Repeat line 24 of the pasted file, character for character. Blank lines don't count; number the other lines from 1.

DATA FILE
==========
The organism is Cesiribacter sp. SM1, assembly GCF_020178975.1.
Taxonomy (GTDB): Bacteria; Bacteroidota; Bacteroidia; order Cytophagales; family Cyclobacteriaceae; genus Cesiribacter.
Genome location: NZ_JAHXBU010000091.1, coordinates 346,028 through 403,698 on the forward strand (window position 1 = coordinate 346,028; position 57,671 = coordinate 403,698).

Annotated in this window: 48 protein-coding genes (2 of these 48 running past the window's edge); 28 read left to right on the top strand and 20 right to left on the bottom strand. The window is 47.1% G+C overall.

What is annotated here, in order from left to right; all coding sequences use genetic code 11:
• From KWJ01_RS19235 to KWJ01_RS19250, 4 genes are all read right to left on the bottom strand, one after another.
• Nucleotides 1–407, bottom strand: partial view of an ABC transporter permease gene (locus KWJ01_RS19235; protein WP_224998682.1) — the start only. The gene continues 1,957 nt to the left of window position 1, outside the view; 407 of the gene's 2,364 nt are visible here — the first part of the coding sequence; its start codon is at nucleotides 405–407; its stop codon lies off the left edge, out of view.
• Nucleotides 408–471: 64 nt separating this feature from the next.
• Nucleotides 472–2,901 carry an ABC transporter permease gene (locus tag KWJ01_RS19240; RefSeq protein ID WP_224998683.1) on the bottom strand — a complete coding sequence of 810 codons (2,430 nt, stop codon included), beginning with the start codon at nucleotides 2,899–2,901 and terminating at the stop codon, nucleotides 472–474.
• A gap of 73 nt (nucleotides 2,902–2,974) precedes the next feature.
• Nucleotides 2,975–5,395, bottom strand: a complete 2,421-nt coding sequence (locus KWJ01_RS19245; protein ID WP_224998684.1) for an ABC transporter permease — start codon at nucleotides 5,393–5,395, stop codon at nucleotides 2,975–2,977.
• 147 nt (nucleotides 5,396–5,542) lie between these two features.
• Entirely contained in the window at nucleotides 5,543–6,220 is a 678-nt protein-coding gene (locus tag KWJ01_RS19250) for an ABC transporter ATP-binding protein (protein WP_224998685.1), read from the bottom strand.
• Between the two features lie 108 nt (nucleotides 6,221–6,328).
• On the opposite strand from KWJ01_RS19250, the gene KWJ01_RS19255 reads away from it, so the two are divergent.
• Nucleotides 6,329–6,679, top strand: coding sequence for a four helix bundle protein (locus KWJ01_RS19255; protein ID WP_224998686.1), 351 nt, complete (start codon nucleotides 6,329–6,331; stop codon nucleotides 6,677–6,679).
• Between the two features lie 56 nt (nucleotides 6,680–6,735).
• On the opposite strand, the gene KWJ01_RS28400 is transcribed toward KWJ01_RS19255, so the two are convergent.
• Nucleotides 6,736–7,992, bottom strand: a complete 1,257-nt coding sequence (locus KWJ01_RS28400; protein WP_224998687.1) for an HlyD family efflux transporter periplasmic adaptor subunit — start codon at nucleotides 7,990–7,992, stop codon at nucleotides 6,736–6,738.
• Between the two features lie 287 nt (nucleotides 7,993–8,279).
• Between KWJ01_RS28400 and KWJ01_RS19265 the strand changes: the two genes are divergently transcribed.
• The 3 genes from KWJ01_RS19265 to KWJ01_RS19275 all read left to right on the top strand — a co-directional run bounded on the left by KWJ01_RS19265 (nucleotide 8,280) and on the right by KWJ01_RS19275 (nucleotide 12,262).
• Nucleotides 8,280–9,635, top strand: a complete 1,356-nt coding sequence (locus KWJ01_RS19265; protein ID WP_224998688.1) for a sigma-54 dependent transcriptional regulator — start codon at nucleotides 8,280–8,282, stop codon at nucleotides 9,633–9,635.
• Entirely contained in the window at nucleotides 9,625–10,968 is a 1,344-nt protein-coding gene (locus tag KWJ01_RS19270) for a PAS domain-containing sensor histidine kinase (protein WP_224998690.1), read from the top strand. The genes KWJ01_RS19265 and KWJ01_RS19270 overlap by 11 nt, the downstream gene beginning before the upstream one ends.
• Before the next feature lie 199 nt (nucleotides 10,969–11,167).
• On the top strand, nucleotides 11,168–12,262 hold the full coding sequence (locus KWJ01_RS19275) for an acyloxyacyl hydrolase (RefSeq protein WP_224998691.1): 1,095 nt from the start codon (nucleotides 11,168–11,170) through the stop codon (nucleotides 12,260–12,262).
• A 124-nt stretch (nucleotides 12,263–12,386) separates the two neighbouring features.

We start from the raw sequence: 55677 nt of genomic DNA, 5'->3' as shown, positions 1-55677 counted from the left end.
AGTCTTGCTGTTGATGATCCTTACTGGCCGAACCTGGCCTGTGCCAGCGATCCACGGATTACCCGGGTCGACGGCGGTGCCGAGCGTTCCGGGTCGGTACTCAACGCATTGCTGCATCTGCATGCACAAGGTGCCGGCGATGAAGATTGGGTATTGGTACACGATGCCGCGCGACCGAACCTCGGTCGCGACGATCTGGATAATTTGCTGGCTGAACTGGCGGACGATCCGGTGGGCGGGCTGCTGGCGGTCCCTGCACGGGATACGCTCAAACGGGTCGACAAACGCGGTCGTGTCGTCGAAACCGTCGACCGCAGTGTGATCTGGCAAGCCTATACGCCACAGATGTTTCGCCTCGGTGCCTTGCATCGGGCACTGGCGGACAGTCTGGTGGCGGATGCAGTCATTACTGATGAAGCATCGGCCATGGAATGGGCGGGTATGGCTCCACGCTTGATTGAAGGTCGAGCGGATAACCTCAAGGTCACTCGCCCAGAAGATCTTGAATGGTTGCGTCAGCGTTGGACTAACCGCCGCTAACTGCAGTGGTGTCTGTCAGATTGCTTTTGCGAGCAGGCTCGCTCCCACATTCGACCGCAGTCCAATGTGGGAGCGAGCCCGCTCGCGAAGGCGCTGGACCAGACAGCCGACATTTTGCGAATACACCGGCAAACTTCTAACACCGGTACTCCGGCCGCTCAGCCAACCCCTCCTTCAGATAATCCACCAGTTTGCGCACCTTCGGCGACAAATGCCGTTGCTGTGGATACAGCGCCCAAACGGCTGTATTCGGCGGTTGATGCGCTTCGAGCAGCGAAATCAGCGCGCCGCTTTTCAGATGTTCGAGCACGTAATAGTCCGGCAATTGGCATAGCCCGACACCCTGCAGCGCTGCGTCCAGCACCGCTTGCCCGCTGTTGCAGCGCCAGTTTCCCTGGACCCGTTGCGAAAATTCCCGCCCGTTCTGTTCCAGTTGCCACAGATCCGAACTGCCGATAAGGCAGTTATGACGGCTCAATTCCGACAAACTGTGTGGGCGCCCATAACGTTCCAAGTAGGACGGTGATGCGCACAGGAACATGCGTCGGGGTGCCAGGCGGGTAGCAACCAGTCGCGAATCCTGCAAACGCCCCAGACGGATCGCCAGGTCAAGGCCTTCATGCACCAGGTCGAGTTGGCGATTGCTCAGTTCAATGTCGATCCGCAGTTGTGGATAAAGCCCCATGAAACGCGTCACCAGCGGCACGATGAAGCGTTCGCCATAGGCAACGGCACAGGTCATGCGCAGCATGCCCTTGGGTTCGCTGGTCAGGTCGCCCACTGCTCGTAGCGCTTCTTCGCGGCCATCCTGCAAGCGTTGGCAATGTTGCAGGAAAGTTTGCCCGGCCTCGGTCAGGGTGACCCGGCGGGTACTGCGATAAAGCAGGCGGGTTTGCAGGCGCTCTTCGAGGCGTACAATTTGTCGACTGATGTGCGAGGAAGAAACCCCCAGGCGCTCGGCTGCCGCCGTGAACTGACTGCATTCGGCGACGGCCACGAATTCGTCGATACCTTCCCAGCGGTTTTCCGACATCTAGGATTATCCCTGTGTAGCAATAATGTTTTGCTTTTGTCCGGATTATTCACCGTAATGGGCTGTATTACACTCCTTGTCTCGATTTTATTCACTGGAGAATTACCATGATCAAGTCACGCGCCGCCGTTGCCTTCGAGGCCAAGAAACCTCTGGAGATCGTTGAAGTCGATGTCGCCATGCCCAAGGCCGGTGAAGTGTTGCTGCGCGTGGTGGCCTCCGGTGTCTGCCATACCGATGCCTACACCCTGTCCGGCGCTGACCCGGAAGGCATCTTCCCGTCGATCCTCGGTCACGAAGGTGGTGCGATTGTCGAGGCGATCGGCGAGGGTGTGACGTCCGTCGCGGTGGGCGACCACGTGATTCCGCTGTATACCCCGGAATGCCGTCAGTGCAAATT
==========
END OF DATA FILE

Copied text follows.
• Entirely contained in the window at nucleotides 9,625–10,968 is a 1,344-nt protein-coding gene (locus tag KWJ01_RS19270) for a PAS domain-containing sensor histidine kinase (protein WP_224998690.1), read from the top strand. The genes KWJ01_RS19265 and KWJ01_RS19270 overlap by 11 nt, the downstream gene beginning before the upstream one ends.